In December 2012, Facebook introduced some changes to its News Feed that included resurfacing or re-targeting the old stories for users to their feed with new comments highlighted. The idea was to ensure that users see more relevant articles in their News Feeds.
Where Facebook ensured that this will enable users to find more content that they find interesting – several marketers witnessed a dramatic decline in their content’s organic reach.
A research conducted by social media marketing consultancy Social@Ogilvy, for its 106 country level brand pages – has found that the average reach of organic posts had declined from over 12% in October to 6.15% in February. Why?
A blog post by Deanna Sandmann – a social media strategist at SIM Partners, has highlighted that any post on Facebook’s News Feeds for a user is dependent on three major factors: affinity, weight, and Time. Where weight and time represents the object type (photo, video, or link) and how recent the action occurred, respectively; affinity defines user’s relationship with the person or page. So if a user usually likes and comments on publisher A’s updates – he or she is more likely to be targeted by publisher A’s updates rather than publisher B or C’s content, by Facebook.
According to Sandmann where this has negatively affected a majority of publishers, some have rather seen an increase in engagement on their pages and page posts. Another study conducted by social media company Komfo revealed that the update has increased Viral Amplification and Engagement by the users – since Facebook is targeting only that content which a user is more interested in.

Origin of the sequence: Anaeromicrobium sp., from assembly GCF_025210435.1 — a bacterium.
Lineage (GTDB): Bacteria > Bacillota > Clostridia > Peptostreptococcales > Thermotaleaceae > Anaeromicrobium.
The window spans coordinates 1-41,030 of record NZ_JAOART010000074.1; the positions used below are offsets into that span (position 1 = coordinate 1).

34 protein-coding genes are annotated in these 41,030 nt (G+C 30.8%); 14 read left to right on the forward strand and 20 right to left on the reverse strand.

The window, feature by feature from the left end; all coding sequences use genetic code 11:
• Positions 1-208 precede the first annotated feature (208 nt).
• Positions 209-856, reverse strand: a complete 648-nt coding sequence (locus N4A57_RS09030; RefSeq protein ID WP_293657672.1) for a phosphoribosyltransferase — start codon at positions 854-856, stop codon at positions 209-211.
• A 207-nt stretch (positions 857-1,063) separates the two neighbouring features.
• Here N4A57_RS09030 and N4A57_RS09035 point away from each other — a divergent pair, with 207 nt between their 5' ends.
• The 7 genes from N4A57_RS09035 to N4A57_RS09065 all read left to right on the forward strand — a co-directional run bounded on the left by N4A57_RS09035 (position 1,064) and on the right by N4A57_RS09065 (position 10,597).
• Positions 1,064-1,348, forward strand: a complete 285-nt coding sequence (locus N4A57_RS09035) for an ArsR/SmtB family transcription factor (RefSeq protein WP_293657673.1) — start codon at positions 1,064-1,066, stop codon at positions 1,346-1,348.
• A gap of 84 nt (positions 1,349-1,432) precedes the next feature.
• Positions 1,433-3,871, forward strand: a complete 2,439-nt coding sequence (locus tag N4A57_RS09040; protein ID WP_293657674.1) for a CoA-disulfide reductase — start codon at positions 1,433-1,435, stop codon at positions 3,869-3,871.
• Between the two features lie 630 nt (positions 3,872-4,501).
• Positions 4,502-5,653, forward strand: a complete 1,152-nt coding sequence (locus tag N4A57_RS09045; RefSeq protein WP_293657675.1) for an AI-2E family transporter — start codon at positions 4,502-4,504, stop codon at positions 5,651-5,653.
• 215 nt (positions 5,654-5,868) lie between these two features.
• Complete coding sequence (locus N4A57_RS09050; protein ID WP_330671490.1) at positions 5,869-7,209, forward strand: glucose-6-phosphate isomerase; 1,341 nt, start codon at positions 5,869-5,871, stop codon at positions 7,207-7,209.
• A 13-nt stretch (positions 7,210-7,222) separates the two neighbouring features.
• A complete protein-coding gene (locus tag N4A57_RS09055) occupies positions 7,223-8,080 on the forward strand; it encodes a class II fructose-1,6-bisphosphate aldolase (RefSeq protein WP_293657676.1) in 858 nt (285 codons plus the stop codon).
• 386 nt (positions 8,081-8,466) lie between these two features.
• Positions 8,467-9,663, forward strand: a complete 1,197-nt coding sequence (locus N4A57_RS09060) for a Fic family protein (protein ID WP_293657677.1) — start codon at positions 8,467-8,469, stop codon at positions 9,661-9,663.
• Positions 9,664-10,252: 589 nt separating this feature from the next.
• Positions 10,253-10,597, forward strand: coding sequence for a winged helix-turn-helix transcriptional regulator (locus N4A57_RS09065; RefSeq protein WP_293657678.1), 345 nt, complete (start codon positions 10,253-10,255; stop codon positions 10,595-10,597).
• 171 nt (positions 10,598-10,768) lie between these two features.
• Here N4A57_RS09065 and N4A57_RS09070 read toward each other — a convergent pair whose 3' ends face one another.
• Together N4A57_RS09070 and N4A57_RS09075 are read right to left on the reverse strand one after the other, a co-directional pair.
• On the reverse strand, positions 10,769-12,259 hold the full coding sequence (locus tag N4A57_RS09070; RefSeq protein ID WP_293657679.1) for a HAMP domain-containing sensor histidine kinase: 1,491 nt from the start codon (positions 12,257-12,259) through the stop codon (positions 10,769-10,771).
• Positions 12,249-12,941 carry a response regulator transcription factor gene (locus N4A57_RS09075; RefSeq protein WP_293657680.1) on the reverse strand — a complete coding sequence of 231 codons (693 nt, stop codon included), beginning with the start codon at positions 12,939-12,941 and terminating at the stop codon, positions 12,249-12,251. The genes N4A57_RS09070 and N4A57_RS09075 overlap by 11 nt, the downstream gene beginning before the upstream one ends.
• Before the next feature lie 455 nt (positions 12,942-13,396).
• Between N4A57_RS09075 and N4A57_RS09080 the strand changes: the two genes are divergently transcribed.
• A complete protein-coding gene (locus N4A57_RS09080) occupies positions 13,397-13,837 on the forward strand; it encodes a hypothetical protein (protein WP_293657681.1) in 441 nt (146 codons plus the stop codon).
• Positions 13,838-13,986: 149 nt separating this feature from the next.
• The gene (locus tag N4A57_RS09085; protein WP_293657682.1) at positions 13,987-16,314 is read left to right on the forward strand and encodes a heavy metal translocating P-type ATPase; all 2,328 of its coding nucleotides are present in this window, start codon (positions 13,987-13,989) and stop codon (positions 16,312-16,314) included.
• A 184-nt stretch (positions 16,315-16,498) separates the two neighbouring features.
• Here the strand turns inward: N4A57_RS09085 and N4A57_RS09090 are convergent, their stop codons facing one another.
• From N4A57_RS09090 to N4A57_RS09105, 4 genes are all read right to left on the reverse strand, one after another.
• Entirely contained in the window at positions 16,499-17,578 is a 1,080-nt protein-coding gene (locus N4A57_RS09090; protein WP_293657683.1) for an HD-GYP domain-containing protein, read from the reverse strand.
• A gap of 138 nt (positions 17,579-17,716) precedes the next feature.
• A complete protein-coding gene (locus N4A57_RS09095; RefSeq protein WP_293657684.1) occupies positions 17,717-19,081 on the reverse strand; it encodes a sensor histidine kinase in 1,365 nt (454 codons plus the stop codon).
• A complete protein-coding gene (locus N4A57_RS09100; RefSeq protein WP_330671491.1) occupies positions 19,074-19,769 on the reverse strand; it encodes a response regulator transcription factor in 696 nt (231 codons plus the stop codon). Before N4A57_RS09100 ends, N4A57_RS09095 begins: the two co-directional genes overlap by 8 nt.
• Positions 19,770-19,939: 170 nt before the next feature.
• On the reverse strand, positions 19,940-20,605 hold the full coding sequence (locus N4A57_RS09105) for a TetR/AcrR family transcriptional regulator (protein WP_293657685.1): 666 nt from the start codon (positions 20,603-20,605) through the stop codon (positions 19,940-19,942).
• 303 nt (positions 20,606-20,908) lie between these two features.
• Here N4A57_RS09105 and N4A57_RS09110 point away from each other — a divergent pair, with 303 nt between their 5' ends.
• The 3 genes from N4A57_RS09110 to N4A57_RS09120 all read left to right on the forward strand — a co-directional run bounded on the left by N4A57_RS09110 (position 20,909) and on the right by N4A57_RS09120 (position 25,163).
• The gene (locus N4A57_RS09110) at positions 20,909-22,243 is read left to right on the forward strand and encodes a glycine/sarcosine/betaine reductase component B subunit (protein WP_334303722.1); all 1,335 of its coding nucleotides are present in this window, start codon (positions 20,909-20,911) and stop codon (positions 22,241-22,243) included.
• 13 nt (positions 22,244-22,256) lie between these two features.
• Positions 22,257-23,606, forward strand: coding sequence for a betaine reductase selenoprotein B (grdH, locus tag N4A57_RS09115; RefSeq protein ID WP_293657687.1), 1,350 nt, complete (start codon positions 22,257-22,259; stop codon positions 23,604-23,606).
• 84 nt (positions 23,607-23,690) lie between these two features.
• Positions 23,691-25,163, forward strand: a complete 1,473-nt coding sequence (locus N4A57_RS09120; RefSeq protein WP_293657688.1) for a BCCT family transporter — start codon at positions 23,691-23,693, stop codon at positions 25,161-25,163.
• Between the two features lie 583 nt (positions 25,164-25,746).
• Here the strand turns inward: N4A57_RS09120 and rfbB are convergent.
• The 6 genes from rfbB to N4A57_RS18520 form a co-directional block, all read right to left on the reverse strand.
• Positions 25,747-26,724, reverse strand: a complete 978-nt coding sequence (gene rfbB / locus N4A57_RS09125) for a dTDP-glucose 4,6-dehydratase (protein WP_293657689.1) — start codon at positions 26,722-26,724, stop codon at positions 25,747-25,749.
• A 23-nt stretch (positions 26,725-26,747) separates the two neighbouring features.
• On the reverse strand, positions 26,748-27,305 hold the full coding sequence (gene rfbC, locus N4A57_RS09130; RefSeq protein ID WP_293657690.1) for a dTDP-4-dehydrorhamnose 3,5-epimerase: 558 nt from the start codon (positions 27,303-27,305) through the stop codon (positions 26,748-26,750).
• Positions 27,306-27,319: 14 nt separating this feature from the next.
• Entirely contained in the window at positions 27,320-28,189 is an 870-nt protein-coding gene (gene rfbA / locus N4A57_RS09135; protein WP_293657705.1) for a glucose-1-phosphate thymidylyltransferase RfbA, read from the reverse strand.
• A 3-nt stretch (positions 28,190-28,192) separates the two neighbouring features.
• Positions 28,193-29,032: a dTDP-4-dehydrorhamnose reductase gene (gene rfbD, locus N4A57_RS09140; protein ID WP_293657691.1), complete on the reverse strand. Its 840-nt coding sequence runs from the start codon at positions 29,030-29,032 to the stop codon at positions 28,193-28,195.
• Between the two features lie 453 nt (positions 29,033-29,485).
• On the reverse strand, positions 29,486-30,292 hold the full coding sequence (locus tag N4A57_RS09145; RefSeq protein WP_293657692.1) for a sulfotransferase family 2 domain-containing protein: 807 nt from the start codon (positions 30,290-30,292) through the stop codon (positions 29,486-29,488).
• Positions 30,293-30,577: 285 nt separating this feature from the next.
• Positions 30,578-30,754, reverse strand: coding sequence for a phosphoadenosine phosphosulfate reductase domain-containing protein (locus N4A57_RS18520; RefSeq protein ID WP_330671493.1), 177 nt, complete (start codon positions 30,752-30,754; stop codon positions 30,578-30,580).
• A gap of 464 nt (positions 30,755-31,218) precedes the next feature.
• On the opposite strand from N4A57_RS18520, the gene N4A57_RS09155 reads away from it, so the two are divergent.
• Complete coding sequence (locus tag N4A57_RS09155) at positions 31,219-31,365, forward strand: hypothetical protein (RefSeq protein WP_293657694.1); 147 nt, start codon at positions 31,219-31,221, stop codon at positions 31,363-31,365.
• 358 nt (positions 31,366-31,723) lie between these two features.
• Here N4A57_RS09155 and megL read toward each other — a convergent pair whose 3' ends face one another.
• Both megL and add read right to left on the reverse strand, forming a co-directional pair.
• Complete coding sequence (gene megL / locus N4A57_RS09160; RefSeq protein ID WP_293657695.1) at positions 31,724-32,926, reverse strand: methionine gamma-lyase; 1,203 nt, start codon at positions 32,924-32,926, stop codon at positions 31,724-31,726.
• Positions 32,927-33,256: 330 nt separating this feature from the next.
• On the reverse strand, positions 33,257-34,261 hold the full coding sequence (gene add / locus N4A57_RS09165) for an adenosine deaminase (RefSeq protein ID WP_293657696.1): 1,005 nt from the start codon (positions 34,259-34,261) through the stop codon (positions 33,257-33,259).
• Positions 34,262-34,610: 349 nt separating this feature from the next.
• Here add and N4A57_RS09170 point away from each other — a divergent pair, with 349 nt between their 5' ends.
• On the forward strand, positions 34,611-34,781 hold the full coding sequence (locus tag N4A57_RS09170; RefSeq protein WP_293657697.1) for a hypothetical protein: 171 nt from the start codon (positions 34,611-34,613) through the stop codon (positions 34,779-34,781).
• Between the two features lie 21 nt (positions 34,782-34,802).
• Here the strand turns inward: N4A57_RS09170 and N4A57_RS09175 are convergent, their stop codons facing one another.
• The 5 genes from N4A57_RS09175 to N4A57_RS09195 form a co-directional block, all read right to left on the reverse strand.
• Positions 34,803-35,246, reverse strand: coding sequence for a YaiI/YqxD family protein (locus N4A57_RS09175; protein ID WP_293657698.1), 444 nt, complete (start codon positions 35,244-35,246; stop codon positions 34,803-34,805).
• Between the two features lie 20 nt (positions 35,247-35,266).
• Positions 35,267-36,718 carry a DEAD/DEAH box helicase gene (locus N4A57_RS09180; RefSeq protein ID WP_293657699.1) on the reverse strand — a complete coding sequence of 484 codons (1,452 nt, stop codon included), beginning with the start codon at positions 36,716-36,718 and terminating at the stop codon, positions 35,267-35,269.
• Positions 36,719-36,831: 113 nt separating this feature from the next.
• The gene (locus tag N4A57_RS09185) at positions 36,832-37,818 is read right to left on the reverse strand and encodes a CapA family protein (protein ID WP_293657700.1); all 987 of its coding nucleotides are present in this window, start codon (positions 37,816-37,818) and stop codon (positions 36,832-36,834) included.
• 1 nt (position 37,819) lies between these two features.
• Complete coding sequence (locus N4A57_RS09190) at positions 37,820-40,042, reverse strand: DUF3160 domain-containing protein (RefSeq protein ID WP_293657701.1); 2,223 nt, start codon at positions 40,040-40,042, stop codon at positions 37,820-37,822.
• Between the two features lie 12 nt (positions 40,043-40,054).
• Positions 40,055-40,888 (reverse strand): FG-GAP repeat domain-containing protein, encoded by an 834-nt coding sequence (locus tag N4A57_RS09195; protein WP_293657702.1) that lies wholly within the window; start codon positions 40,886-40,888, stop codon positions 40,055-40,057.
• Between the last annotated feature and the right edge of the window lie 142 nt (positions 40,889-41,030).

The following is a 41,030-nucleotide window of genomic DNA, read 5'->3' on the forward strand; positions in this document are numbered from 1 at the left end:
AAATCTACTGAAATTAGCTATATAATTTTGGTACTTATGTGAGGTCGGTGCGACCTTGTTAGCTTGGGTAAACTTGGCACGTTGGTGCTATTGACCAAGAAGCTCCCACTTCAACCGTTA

Now how to ensure that your content comes on top the User’s News Feed? First, create some great content that fits right for your audience – which most of the publisher presumably try to do; and second, advertise on Facebook.
Clearly Facebook is implementing such updates to push publishers to advertise. Advertising help publishers to boost visibility on their post and attract more fans who engage with your content. Increased competition on the Facebook’s News Feed seems to be slowly kicking out the weak content developers out of the game.
In a related sales deck obtained by Ad Age, Facebook has moreover stated that the content eligible to be shown in News Feed is increasing at a much faster rate than the people’s ability to consume it. This also means that only those who can pay for their content will be left with an option to market their content on Facebook, and those who cannot – will need to soon find other social networks to do so.
[Graph Source: social@Ogilvy]